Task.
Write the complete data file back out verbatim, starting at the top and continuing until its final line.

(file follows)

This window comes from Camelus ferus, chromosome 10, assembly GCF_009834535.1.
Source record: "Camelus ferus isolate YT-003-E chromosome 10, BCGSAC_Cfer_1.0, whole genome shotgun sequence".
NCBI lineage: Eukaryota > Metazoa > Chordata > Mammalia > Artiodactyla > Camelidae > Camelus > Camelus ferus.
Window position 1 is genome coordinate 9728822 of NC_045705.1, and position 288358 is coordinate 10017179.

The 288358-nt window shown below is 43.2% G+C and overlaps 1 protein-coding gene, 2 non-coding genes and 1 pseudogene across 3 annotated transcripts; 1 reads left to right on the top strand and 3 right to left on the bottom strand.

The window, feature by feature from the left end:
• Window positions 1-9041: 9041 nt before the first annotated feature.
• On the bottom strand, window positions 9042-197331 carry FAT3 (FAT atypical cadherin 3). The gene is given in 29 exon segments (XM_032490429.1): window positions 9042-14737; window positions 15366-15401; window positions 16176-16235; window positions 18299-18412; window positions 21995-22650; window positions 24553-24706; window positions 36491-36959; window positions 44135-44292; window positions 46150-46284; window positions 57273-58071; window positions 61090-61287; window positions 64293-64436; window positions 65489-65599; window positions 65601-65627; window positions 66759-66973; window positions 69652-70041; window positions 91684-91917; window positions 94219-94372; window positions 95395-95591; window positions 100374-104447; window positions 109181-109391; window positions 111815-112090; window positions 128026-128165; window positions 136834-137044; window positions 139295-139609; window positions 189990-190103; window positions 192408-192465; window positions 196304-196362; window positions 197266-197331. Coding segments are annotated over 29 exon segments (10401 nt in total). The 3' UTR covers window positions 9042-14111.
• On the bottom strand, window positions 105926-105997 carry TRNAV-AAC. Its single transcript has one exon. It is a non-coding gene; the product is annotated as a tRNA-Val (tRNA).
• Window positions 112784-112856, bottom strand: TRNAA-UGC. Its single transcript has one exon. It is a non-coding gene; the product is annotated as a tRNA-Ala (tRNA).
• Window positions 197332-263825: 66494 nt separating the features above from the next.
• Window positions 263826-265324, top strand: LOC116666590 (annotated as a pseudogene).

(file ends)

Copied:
This window comes from Camelus ferus, chromosome 10, assembly GCF_009834535.1.
Source record: "Camelus ferus isolate YT-003-E chromosome 10, BCGSAC_Cfer_1.0, whole genome shotgun sequence".
NCBI lineage: Eukaryota > Metazoa > Chordata > Mammalia > Artiodactyla > Camelidae > Camelus > Camelus ferus.
Window position 1 is genome coordinate 9728822 of NC_045705.1, and position 288358 is coordinate 10017179.

The 288358-nt window shown below is 43.2% G+C and overlaps 1 protein-coding gene, 2 non-coding genes and 1 pseudogene across 3 annotated transcripts; 1 reads left to right on the top strand and 3 right to left on the bottom strand.

The window, feature by feature from the left end:
• Window positions 1-9041: 9041 nt before the first annotated feature.
• On the bottom strand, window positions 9042-197331 carry FAT3 (FAT atypical cadherin 3). The gene is given in 29 exon segments (XM_032490429.1): window positions 9042-14737; window positions 15366-15401; window positions 16176-16235; window positions 18299-18412; window positions 21995-22650; window positions 24553-24706; window positions 36491-36959; window positions 44135-44292; window positions 46150-46284; window positions 57273-58071; window positions 61090-61287; window positions 64293-64436; window positions 65489-65599; window positions 65601-65627; window positions 66759-66973; window positions 69652-70041; window positions 91684-91917; window positions 94219-94372; window positions 95395-95591; window positions 100374-104447; window positions 109181-109391; window positions 111815-112090; window positions 128026-128165; window positions 136834-137044; window positions 139295-139609; window positions 189990-190103; window positions 192408-192465; window positions 196304-196362; window positions 197266-197331. Coding segments are annotated over 29 exon segments (10401 nt in total). The 3' UTR covers window positions 9042-14111.
• On the bottom strand, window positions 105926-105997 carry TRNAV-AAC. Its single transcript has one exon. It is a non-coding gene; the product is annotated as a tRNA-Val (tRNA).
• Window positions 112784-112856, bottom strand: TRNAA-UGC. Its single transcript has one exon. It is a non-coding gene; the product is annotated as a tRNA-Ala (tRNA).
• Window positions 197332-263825: 66494 nt separating the features above from the next.
• Window positions 263826-265324, top strand: LOC116666590 (annotated as a pseudogene).